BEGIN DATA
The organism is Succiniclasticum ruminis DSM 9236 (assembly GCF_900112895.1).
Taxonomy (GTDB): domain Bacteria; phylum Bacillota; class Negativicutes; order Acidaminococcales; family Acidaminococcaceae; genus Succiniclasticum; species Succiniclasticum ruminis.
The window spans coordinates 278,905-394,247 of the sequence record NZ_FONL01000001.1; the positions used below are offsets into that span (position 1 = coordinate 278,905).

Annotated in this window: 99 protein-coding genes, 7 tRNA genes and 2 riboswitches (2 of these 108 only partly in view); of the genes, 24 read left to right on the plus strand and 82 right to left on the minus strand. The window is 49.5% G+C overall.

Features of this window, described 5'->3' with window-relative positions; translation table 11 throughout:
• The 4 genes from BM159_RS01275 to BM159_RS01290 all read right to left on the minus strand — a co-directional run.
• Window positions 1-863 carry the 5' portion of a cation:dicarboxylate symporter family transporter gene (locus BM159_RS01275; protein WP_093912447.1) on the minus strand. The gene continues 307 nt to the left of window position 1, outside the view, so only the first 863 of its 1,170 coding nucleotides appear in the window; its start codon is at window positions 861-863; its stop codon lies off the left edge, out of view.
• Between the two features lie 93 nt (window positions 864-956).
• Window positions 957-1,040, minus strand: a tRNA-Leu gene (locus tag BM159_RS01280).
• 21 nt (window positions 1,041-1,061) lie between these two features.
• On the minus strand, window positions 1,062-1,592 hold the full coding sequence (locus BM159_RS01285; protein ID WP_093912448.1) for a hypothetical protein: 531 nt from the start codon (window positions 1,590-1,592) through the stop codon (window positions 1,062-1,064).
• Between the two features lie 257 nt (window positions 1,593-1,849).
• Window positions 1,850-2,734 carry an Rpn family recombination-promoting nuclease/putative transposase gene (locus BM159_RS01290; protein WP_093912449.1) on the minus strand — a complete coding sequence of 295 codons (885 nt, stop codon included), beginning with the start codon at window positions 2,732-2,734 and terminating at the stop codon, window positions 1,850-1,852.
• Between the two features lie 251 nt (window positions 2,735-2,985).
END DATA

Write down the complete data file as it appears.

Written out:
The organism is Succiniclasticum ruminis DSM 9236 (assembly GCF_900112895.1).
Taxonomy (GTDB): domain Bacteria; phylum Bacillota; class Negativicutes; order Acidaminococcales; family Acidaminococcaceae; genus Succiniclasticum; species Succiniclasticum ruminis.
The window spans coordinates 278,905-394,247 of the sequence record NZ_FONL01000001.1; the positions used below are offsets into that span (position 1 = coordinate 278,905).

Annotated in this window: 99 protein-coding genes, 7 tRNA genes and 2 riboswitches (2 of these 108 only partly in view); of the genes, 24 read left to right on the plus strand and 82 right to left on the minus strand. The window is 49.5% G+C overall.

Features of this window, described 5'->3' with window-relative positions; translation table 11 throughout:
• The 4 genes from BM159_RS01275 to BM159_RS01290 all read right to left on the minus strand — a co-directional run.
• Window positions 1-863 carry the 5' portion of a cation:dicarboxylate symporter family transporter gene (locus BM159_RS01275; protein WP_093912447.1) on the minus strand. The gene continues 307 nt to the left of window position 1, outside the view, so only the first 863 of its 1,170 coding nucleotides appear in the window; its start codon is at window positions 861-863; its stop codon lies off the left edge, out of view.
• Between the two features lie 93 nt (window positions 864-956).
• Window positions 957-1,040, minus strand: a tRNA-Leu gene (locus tag BM159_RS01280).
• 21 nt (window positions 1,041-1,061) lie between these two features.
• On the minus strand, window positions 1,062-1,592 hold the full coding sequence (locus BM159_RS01285; protein ID WP_093912448.1) for a hypothetical protein: 531 nt from the start codon (window positions 1,590-1,592) through the stop codon (window positions 1,062-1,064).
• Between the two features lie 257 nt (window positions 1,593-1,849).
• Window positions 1,850-2,734 carry an Rpn family recombination-promoting nuclease/putative transposase gene (locus BM159_RS01290; protein WP_093912449.1) on the minus strand — a complete coding sequence of 295 codons (885 nt, stop codon included), beginning with the start codon at window positions 2,732-2,734 and terminating at the stop codon, window positions 1,850-1,852.
• Between the two features lie 251 nt (window positions 2,735-2,985).